THE horrors of the Holocaust is a topic many people will have read about in books, or watched documentaries about on television.

However, to see first hand the scene of such untold pain, misery and suffering is a different experience.

Lancashire Telegraph reporter NIC MARKO accompanied students as they faced the harrowing visit to concentration camps in Poland as part of the Holocaust Educational Trust’s Lessons from Auschwitz Project.

AROUND 200 pupils from across the North West endured a day of rain and made the trip from East Lancashire as part of the educational project to witness the site where millions of people were killed.

After arriving in Poland the first stop was the village of Oswiecim, where Jewish people made up more than half the population prior to the outbreak of the Second World War.

However, as we looked around at buildings and the similarities they had to their 1940s counterparts, we were told no Jewish people lived in the area today.

The last died in 2000 and educators from the trust said this was the first stop on our trip to show the loss and affect of the Holocaust which is still prevalent today.

Bacup and Rawtenstall Grammar pupil Hannah Chick, 17, said: "I thought it was really enlightening.

"It was depressing in a sense but also there was more than just killing.

"We were told about so many things we weren't aware of. I didn't know the area was cleared of people."

The coach then took us to the first camp we would visit, Auschwitz I, predominantly a work camp which also featured a museum showcasing a variety of possessions taken from people arriving, never to be seen again.

The most striking of these included a hallway filled on both sides by cabinets filled with shoes, some belonging to very small children, that people walked in to the camp in, but never walked out.

Two tonnes of human hair cut from people as they arrived was also on show, as well as glasses, pots, brushes and suitcases with their former owners names written on.

Bacup and Rawtenstall Grammar pupil Niamh Howarth, 17, said: "You think that you know about it but when you go you just realise you didn't know anything. Its hard to describe. It really brings it home. It makes it feel so unbelievable."

Several students were crying as we walked from block to block, visiting the former sites which housed prisoners and now were an exhibit to what happened and what they left behind.

One room was titled 'the road to death' and featured images of prisoners journey from the train, to selection, to seeing those who were sent to be murdered.

Bacup and Rawtenstall Grammar pupil Mairead Morony, 17, said: "I studied the holocaust for two years but I felt like we were only learning about one place, this just completely puts it into perspective. It's quite poignant."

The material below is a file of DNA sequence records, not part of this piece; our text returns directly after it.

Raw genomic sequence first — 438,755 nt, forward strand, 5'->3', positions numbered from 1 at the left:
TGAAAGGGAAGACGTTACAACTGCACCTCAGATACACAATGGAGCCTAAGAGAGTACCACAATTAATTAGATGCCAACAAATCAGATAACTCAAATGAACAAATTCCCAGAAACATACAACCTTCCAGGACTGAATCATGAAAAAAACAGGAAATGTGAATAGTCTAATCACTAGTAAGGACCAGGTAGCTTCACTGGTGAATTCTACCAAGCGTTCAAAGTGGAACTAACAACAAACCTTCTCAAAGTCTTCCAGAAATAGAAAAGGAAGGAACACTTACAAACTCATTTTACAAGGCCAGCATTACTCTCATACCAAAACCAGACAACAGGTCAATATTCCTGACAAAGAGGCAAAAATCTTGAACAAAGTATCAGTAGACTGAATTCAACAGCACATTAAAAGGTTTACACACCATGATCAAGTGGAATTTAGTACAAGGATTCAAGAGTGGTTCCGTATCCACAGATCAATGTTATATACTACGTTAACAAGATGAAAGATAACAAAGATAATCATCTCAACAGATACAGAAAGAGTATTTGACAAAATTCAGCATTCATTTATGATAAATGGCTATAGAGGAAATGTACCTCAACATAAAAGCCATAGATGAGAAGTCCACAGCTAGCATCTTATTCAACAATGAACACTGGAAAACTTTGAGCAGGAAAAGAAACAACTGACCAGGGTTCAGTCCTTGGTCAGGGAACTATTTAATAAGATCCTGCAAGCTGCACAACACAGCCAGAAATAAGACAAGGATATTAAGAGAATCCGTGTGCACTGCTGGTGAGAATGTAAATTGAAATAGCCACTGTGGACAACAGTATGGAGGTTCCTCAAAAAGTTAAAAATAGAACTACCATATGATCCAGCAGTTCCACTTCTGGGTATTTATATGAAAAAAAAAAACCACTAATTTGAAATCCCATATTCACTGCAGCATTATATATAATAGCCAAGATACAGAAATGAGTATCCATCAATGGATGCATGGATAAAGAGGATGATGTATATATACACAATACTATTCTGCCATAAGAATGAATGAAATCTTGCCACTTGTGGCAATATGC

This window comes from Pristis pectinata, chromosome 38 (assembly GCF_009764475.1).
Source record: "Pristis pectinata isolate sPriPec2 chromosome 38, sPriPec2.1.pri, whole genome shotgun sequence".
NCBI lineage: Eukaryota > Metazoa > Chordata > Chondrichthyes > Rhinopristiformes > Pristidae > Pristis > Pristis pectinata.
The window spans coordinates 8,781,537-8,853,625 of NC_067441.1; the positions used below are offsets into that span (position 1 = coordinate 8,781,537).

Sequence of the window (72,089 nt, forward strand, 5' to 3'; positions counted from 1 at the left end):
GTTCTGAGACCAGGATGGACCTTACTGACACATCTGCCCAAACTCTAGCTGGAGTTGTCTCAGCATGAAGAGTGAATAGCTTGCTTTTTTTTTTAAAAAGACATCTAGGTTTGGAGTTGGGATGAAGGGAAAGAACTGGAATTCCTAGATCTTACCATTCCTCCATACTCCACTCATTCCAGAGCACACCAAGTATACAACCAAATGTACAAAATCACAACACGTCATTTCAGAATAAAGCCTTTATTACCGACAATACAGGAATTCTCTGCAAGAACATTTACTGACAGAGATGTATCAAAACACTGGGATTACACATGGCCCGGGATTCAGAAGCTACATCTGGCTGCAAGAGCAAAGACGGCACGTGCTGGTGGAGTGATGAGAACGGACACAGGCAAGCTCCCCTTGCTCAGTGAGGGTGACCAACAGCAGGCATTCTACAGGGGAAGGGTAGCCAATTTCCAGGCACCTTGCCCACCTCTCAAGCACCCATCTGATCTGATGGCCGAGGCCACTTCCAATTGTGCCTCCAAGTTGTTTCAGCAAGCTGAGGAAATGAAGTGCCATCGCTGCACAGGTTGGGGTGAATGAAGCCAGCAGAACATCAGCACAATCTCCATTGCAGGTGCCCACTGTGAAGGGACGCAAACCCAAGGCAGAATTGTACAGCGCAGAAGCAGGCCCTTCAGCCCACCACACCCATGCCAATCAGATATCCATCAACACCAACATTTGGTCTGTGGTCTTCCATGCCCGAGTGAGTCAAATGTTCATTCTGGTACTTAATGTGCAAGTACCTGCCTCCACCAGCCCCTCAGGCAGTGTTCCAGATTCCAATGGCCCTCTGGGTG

Next we were taken to what is known as the death camp - Auschwitz II Birkenau.

We walked the railway line leading up to the camp which bought thousands of Jews cramped in cattle carts to the imposing entrance.

We stood on the same ground where so many families were destroyed; separated as some went off to work and some sent straight to their death.

Stephen Mills, Further Education teacher at Broadfield Specialist School, said: "It was really interesting and very enlightening.

"It was a very powerful day. It's a great opportunity for students and a great experience for them to go and see it first hand.

"It is amazing rather than just reading about it."

The sheer size of the camp was a shock to many, as it was filled with rows of wooden huts and watch towers alongside the rail track.

Walking along the stony path in the cold and rain was uncomfortable but it would not come close to the feeling people would have had at the camp more than 70 years ago.

As the dark sky drew in the approximately 200 students came together as first a series of readings were carried out by pupils.

Hawwaa Butt, 16, Broadfield Specialist School, who did one of the readings, said: "It was very emotional. There was a lot of feelings.

"I think seeing it, you could imagine it as just violence, but there was so much more to it than that.

"I was so glad that I got the opportunity to come and take part in this."

This was followed by a passionate speech and hymn from Rabbi Raphy Garson to bring home the reality of the horror that was inflicted, and how important it is that people carry remembering what happened here.

Jess Sutcliffe, 17, Haslingden High School Sixth Form, said: "It was weird, it was horrible and really powerful.

"I didn't get really emotional about the whole thing until the hymn at the end.

"I have no idea what it meant but it was just so beautiful.

"It was just very humbling, moving is not a big enough word.

"It just clicked, it's more than just numbers and statistics you learn in a textbook."

To finally remember those who lost their lives, everyone was invited to light a candle to complete the day.

Erin Wilson, 17, Haslingden High School Sixth Form, said: "I've been before so going back a second time it was weird because I knew what I was expecting.

"It was still very emotional know, I got really nervous coming back in case it might feel different, but it was really emotional, I loved the trip.

"You don't realise its happened until you're actually there."